The principal volunteer for the Accessibility 2.0 study was 62-year-old John Allnutt, a retired research worker who lives in Colington, on the Sussex coast. met John, who is married, through the East Sussex Association for the Blind. He has a congenital disease called bilateral retina blastoma, a form of cancer on his retinas that has meant he has been blind for most of his life.

Medical work in the 1940s restored a little of his sight, enough to walk around unaided but not to read and write, enabling him to attended special schools and use Braille. However, his sight became progressively worse and 10 years ago he became completely blind.

As an experienced user of JAWS (version 3.7) screen reading technology and Internet Explorer version 6, John has already set himself apart from many other visually impaired and blind people who find using this technology a barrier to accessing information on the internet.

He uses the internet for banking, looking up train times and is a regular Google and BBC News user.

JAWS enables John to navigate his computer by speaking the text to him and notifying him of links. John uses shortcuts built into the technology to jump between links and enable him to quickly find his way round sites.

"I'd naturally go to the radio for my news, I might possibly go to the BBC news website as well. There's a talking newspaper in this area, which is ok, but it comes down to the quality of your local newspaper anyway," John told

"I haven't seen talking newspapers for national newspapers. The problem is that there's just so much national news to cover. The talking newspapers tend to come out weekly, they're about the length of a C90 cassette and they just go through the main stories."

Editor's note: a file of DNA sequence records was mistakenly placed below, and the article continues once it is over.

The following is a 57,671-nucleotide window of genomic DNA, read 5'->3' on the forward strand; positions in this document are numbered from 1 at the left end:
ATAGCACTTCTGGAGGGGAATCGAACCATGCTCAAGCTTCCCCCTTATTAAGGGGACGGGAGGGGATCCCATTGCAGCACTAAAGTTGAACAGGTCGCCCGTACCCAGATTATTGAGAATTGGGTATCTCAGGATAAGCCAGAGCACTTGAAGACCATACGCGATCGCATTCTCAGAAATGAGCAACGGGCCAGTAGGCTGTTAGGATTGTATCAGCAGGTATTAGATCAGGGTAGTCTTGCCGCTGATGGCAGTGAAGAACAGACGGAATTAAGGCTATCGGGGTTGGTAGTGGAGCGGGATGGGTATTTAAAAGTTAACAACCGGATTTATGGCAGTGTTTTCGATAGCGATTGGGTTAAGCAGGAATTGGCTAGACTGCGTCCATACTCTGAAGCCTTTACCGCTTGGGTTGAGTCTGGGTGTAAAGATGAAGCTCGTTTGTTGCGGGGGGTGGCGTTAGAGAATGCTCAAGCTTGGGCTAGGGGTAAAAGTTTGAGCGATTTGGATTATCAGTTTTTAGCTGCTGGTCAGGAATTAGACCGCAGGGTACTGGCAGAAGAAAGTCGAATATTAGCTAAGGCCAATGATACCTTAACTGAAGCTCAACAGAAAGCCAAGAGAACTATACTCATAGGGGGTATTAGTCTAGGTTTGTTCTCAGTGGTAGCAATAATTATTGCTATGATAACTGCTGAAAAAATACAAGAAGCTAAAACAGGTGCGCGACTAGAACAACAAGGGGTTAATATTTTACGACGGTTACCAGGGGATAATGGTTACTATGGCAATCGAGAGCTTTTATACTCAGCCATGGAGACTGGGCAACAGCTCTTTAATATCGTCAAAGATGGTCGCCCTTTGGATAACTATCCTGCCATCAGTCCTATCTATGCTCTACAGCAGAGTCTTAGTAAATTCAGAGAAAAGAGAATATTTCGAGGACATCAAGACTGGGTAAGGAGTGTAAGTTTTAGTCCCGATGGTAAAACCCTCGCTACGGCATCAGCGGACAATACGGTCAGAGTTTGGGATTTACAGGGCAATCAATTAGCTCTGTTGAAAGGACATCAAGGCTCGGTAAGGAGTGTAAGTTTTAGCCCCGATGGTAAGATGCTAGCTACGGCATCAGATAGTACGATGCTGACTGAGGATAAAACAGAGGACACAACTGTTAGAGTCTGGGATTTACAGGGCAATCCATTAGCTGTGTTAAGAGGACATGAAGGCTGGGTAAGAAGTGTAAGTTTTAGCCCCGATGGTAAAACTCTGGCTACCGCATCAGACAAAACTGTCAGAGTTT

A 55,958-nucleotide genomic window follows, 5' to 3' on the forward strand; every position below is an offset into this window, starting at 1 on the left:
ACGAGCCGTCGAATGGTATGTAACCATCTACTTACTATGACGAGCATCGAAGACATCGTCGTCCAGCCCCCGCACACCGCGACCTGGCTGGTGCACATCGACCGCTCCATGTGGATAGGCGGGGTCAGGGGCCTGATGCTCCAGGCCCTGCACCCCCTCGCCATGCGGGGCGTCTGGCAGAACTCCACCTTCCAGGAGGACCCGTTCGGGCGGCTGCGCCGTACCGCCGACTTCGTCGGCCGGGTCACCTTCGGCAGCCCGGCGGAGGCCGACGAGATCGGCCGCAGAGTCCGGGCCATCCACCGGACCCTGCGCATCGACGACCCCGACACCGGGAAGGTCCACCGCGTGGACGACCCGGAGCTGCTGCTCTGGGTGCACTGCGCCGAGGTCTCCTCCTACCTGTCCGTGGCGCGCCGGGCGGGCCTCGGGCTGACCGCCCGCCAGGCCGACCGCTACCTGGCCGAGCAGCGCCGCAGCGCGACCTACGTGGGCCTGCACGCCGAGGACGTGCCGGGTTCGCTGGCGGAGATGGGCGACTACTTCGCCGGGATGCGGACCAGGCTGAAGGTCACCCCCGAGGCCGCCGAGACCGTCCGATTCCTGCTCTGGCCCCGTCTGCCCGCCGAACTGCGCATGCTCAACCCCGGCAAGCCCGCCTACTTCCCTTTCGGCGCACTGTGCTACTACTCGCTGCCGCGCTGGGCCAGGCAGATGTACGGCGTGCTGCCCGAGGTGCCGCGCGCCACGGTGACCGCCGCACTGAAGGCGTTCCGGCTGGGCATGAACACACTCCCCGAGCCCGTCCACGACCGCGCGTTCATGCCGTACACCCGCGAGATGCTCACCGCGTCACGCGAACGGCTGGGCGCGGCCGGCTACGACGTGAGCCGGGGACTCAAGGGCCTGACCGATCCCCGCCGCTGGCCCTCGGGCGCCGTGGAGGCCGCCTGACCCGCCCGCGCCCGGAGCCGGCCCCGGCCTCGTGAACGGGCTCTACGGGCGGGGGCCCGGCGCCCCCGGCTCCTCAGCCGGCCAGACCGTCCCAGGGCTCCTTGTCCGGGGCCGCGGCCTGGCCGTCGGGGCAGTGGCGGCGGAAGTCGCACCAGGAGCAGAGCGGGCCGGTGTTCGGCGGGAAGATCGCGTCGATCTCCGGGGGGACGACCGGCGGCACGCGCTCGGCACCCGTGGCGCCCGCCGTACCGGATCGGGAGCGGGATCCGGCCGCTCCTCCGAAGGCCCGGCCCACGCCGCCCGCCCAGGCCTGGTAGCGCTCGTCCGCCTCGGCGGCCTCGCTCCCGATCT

So, for something a little deeper, John has to go to online news sources, using BBC News24 and getting audio bulletins, but newspaper sites are not somewhere he had spent a great deal of surfing time until he agreed to undertake this study.

To aid and augment the assessment by John, we asked some young people with visual impairment to offer their thoughts. Pupils at Dorton College were good enough to offer their time and consideration.

Josh Pinnell, 17, is in his first year at Dorton College studying for a BTEC diploma in applied science.

He was left partially sighted after the vision in his right eye completely deteriorated. He uses magnification software ZoomText for surfing the internet.

Charlotte West, 18, is in her final year studying for a BTEC diploma in business studies. Charlotte's impairment means she finds it very difficult to process visual information; she doesn't use any screen reading or magnification technology to help her access the internet.

Our final student is Rosie Johnson, 19, who is studying for A-levels in sociology and critical thinking. Rosie is completely blind and uses screen reading technology JAWS to surf the web.

Finally, our technical expert is Richard Warren, the technical manager at Userite, an independent service to help website developers make their sites accessible and usable for the widest possible audience.

Richard has been involved in a number of EU research projects and reports looking at the potential impacts of new technology.

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